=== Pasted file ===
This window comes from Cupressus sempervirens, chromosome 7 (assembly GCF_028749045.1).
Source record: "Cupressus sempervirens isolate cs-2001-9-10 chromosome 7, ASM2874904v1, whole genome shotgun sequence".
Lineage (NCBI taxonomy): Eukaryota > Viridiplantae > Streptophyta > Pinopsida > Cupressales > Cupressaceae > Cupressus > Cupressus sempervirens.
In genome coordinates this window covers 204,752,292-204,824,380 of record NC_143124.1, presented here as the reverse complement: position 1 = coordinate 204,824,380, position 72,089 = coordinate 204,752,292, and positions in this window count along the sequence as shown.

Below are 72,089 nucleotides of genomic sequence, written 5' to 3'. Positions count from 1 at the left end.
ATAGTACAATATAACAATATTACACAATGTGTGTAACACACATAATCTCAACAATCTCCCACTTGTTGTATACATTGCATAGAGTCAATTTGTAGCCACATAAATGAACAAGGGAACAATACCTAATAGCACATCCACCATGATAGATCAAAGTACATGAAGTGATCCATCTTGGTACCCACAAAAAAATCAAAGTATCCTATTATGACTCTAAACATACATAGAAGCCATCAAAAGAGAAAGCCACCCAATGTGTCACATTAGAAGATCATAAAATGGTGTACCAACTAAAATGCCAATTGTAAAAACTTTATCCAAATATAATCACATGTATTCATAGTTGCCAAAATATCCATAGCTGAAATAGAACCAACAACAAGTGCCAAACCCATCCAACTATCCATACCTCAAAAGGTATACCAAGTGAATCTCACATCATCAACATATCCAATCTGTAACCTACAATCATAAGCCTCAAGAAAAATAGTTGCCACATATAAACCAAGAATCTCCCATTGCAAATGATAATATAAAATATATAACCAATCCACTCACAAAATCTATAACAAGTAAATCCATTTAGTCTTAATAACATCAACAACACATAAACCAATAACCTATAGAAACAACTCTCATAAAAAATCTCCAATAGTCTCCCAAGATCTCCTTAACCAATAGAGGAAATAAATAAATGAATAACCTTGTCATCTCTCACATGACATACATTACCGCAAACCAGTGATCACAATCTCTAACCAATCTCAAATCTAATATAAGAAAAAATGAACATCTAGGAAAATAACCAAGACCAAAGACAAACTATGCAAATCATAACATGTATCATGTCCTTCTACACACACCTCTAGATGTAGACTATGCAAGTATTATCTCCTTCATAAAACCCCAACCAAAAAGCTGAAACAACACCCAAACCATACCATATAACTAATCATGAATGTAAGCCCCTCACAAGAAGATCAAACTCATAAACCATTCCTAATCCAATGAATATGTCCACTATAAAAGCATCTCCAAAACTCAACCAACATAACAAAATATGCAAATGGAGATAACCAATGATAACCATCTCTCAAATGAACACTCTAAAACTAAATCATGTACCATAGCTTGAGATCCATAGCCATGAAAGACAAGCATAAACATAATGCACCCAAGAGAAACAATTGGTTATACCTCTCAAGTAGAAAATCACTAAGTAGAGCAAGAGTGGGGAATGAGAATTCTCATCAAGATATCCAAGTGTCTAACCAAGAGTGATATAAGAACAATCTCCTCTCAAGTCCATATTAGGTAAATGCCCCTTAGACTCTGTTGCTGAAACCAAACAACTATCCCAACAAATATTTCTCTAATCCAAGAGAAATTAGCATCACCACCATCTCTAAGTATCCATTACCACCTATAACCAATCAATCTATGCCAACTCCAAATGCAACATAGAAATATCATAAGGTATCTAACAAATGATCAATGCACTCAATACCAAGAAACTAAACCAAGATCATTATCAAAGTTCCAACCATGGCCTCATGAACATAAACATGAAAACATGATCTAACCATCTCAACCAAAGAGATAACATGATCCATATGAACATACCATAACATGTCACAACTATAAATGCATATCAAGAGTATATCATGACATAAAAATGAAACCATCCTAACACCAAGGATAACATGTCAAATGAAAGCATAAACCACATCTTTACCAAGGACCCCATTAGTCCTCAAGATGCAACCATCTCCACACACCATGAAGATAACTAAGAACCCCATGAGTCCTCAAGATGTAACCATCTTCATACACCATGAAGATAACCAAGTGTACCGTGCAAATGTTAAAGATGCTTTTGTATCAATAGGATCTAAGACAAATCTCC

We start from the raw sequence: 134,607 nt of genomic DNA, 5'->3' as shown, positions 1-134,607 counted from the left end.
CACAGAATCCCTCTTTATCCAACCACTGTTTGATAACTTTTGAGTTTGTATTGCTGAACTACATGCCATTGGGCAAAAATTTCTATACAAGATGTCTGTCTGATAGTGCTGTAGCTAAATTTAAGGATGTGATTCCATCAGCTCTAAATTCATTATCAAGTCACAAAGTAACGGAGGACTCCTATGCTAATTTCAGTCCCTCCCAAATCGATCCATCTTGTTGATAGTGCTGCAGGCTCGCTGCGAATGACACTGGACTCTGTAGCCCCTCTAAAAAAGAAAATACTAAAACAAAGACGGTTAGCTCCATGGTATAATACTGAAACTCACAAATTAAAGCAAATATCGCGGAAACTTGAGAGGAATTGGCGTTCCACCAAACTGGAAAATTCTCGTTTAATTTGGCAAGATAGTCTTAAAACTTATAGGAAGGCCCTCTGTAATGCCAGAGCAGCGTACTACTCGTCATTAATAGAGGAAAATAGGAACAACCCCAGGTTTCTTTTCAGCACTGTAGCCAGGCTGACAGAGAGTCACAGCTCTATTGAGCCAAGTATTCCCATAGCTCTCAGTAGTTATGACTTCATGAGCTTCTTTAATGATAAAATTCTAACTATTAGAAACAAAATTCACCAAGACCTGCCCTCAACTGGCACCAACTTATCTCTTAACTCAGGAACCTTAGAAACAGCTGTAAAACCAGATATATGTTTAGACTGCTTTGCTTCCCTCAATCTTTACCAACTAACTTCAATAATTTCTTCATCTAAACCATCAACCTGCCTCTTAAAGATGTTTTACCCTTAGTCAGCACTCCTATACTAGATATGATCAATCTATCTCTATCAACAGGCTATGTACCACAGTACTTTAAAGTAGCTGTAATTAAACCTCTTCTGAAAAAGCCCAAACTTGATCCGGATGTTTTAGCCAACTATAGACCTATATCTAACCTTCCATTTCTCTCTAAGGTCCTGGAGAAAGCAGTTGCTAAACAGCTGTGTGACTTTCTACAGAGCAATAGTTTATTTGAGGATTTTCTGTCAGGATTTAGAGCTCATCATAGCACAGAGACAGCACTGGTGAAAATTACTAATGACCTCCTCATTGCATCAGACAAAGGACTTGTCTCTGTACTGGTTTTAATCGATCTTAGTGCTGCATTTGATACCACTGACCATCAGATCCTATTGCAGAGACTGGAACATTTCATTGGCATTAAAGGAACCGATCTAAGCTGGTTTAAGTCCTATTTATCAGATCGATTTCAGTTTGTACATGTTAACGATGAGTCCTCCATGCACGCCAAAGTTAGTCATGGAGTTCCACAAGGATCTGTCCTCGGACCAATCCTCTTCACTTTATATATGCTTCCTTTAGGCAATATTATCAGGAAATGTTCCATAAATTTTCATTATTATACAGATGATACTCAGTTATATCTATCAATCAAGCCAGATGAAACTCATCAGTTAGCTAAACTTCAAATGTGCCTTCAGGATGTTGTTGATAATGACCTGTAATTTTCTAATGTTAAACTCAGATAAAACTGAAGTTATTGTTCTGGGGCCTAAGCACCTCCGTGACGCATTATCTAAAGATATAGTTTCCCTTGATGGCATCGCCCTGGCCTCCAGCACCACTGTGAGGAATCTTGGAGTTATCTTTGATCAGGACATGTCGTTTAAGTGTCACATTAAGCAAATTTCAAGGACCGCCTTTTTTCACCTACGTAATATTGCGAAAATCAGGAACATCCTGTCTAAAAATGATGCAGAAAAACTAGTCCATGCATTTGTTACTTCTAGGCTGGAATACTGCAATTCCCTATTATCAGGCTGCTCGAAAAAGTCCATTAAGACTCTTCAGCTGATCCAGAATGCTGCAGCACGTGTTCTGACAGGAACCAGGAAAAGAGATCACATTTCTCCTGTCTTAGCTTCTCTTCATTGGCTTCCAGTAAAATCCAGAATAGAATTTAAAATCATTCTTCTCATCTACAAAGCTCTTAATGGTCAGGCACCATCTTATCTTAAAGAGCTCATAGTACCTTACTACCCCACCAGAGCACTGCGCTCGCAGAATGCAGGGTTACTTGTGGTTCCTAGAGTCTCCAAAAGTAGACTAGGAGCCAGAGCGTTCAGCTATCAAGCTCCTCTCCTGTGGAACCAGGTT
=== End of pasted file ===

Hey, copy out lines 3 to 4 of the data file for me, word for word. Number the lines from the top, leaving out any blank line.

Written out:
Lineage (NCBI taxonomy): Eukaryota > Viridiplantae > Streptophyta > Pinopsida > Cupressales > Cupressaceae > Cupressus > Cupressus sempervirens.
In genome coordinates this window covers 204,752,292-204,824,380 of record NC_143124.1, presented here as the reverse complement: position 1 = coordinate 204,824,380, position 72,089 = coordinate 204,752,292, and positions in this window count along the sequence as shown.